Five ways to improve individual practice

Finding individual practice time is crucial to any musician, thus making the most of your time is important. Here are five ways to improve practice time.

If you are a musician, you know the importance of individual practice time. If you are in school, your ensemble leader or private instructor likely nags you about finding more time in the practice room. It can be hard to find enough time, therefore making the most of the time you have crucial.

The way you practice matters as much as the amount of time. Maybe more. And there is not “one-size fits all” method. Many of us make similar mistakes which impedes progress in our performance. Playing a piece from beginning to end, for example, each and every time does little to correct the issue found in measure 52. Doing the same thing over and over again expecting difference results is said to be the definition of insanity. I don’t know about you, but not making progress in my practice is rather frustration.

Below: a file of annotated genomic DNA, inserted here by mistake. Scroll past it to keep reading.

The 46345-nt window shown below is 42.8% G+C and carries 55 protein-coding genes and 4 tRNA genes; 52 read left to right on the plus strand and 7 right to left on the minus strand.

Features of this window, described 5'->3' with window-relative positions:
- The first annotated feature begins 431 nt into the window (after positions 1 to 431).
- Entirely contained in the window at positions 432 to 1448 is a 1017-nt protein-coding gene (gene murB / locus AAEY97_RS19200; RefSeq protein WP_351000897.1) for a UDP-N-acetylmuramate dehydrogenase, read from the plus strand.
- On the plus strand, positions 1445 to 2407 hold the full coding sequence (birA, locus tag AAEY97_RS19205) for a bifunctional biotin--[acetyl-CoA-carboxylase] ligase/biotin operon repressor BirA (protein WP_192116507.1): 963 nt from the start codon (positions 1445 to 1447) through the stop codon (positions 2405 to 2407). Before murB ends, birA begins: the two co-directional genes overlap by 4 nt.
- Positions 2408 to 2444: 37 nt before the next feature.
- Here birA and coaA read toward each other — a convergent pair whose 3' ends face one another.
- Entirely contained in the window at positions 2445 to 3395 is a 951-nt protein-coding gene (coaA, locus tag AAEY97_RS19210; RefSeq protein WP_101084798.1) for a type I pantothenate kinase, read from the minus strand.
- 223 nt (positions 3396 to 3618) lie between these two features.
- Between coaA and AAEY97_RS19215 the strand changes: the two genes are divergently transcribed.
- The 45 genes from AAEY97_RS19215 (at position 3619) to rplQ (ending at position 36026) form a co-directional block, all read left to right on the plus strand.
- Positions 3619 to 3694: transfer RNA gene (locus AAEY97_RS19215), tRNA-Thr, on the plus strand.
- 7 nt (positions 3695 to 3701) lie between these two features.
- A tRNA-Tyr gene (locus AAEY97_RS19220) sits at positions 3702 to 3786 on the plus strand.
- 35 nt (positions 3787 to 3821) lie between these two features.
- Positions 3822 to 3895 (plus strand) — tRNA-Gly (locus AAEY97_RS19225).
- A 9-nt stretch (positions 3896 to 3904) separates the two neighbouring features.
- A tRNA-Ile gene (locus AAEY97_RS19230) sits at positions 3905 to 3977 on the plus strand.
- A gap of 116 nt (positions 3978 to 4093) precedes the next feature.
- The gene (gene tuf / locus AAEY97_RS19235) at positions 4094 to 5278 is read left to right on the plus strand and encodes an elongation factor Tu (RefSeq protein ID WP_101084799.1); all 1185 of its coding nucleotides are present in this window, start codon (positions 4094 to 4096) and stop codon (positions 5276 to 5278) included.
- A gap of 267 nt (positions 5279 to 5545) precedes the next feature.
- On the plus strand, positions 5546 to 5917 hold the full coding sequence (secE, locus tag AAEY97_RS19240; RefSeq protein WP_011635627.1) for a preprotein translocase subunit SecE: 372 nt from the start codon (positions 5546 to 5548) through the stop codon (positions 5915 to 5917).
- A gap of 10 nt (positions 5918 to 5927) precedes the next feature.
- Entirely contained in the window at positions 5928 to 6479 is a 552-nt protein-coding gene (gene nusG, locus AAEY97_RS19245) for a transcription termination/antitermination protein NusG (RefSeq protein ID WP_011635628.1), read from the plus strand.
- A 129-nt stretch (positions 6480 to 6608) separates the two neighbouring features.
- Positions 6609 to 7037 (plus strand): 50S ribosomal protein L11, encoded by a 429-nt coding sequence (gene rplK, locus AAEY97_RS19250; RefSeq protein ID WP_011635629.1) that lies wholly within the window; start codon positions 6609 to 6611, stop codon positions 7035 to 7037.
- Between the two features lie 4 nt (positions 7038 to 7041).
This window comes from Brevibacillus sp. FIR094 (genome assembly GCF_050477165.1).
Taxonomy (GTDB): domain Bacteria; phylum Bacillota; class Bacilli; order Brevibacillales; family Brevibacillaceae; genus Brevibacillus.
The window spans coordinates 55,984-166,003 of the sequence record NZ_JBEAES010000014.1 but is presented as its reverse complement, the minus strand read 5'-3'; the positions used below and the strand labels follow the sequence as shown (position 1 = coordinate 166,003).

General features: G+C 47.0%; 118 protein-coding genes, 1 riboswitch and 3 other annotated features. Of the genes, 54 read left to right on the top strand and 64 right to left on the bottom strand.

As the school year enters its final months, here are five ways to improve your individual practice time.

Better Practice Time

1. Make a plan: Before you begin, create a plan. Layout the music you are working in front of you and figure out what passages need the most work. Write down what the biggest concern is, including why. For example, “the second beat in measure 52 includes four sixteenth notes and crosses the break.” Knowing the what and why will bring focus.

2. Go slow: Just because the tempo says  Allegro does not mean you have to work on it at that speed. Repetitive, slow practice builds technique and memory. Set the metronome between 60 and 72 and play everything slowly. You will soon find where your tempo fluctuates. Slow works cures  all.

3. Create a routine: Having a set routine improves focus. Start your time with some breathing exercises or even meditation. Then, spend time warming up and on technical etudes. Establishing  routine can lead to better practice times.